|Ogle, Stephen - Colorad0 State University|
|Mccarl, Bruce - Texas A&m University|
|Baker, Justin - Rti International, Usa|
|Del Grosso, Stephen - Steve|
|Paustian, Keith - Colorad0 State University|
|Parton, William - Colorad0 State University|
Submitted to: Mitigation and Adaptation Strategies for Global Change
Publication Type: Peer Reviewed Journal
Publication Acceptance Date: 1/20/2015
Publication Date: 3/21/2015
Citation: Ogle, S.M., McCarl, B.A., Baker, J., Del Grosso, S.J., Adler, P.R., Paustian, K., Parton, W.J. 2015. Managing the nitrogen cycle to reduce greenhouse gas emissions from crop production and biofuel expansion. Mitigation and Adaptation Strategies for Global Change. DOI 10.1007/s11027-015-9645-0.
Interpretive Summary: Although nitrous oxide is the largest source of greenhouse gas emissions from production of bioenergy feedstocks, the current US Renewable Fuel Standards does not incorporate nitrogen management options. Using models to predict nitrous oxide emissions and forecast feedstock production and land management patterns, we evaluated alternative nitrogen management scenarios. We found that nitrous oxide emissions could be reduced by 5-10% depending on the crop and nitrogen management strategy used. These results demonstrate that by incorporating nitrogen management alternatives into the US Renewable Fuel Standards, there is potential to reduce nitrous oxide emissions from biofuel feedstock production.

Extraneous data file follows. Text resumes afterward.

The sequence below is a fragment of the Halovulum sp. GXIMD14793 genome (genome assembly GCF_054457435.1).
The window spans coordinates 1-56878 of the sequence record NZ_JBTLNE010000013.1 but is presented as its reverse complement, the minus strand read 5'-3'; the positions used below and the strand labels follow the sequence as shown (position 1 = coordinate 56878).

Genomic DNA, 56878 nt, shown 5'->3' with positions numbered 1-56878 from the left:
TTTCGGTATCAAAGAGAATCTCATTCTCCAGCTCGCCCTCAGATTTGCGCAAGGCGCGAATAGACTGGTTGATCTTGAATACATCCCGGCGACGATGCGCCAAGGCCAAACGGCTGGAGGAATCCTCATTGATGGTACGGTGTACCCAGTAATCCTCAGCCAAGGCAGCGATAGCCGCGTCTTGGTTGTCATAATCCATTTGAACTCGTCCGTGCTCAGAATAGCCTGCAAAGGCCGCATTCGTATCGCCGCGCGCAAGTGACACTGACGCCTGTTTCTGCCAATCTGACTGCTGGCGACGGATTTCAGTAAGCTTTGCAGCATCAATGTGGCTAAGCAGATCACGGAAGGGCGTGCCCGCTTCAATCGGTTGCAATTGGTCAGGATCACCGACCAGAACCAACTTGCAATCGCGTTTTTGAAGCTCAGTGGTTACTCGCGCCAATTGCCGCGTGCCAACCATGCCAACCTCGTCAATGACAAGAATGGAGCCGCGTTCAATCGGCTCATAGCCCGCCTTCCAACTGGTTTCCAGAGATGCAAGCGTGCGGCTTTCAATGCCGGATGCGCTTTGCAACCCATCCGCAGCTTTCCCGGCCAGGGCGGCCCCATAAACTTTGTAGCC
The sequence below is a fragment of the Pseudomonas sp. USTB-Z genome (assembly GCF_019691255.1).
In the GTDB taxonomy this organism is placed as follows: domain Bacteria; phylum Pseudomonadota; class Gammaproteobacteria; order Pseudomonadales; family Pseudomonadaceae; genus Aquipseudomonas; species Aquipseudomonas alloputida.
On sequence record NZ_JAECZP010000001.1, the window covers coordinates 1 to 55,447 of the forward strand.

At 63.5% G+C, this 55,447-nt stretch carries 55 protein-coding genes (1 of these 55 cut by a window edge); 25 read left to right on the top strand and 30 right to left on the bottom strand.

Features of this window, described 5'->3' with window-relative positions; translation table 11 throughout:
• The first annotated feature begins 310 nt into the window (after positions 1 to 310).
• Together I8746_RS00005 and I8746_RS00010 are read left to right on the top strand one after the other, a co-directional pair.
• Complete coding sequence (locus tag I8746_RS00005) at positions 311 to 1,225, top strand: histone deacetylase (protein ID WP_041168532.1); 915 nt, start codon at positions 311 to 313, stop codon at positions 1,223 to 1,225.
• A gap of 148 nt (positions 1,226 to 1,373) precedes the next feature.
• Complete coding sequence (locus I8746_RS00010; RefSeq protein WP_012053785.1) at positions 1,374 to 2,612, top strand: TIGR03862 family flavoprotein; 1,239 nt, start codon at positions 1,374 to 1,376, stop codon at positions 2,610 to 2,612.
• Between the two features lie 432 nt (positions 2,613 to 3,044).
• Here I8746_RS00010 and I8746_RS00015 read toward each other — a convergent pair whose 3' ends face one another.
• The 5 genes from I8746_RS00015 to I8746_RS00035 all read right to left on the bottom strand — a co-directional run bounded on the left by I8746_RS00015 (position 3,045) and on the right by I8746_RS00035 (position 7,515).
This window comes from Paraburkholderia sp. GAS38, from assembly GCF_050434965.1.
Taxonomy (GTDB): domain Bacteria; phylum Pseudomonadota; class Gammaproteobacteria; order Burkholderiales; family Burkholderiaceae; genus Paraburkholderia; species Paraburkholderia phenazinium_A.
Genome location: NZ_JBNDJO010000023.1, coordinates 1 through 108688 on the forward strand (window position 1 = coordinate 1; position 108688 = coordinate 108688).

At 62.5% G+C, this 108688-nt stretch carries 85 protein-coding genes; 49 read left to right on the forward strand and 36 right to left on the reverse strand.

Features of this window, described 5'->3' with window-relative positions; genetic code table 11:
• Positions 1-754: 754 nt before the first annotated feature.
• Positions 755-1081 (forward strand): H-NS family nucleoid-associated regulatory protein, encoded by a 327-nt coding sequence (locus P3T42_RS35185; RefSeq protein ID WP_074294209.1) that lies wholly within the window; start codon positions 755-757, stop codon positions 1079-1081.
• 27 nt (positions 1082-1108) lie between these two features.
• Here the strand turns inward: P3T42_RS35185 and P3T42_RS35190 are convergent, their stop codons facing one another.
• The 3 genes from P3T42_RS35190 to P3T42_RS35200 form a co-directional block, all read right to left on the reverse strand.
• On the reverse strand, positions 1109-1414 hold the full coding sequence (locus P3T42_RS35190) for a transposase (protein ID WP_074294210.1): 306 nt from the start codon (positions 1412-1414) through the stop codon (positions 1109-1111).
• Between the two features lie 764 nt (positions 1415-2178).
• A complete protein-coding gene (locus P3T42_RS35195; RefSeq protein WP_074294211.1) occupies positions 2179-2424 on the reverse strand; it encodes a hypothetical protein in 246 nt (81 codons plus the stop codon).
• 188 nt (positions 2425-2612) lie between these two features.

Technical Abstract: The United States Renewable Fuel Standards (RFS2) established under the Energy Independence and Security Act of 2007 requires greenhouse gas (GHG) emissions to be lower for biofuels relative to fossil fuel combustion. However, there is an extensive debate in the literature about the potential to reduce GHG emissions with biofuels relative to equivalent emissions from fossil fuel combustion. One of the key sources of GHG emissions from biofuel feedstock production is soil nitrous oxide (N2O), which is largely driven by nitrogen (N) management. However, current the RFS2 does not incorporate options associated with N management. Our objective was to determine how much GHG emissions from biofuel feedstock production could be reduced by encouraging alternative N management practices. We estimated soil N2O emissions using the DayCent ecosystem model, and applied the U.S. Forest and Agricultural Sector Optimization Model with Greenhouse Gases (FASOMGHG) to forecast feedstock production, land management patterns and GHG emissions. The N management options included application of nitrification inhibitors and a cap on N fertilizer application to reduce the amount of fertilization. We evaluated the N management options under RFS2 scenarios with high amounts of corn ethanol as the primary feedstock, which is the current situation, and RFS2 with high amounts of cellulosic-based feedstocks, i.e., use of crop residues and switchgrass to produce ethanol. Relative to the current RSF2 with no N management, results show decreases in N2O emissions ranging from 3-4% (5.5-6.5 million tonnes CO2 eq yr-1) in response to a cap that reduces N fertilizer application, and even larger reductions with application of nitrification inhibitors, ranging from 9-10% (15.5-16.6 million tonnes CO2 eq yr-1). The results demonstrate that there is potential to reduce N2O emissions from biofuel feedstock production by incorporating N management alternatives into the US Renewable Fuel Standards.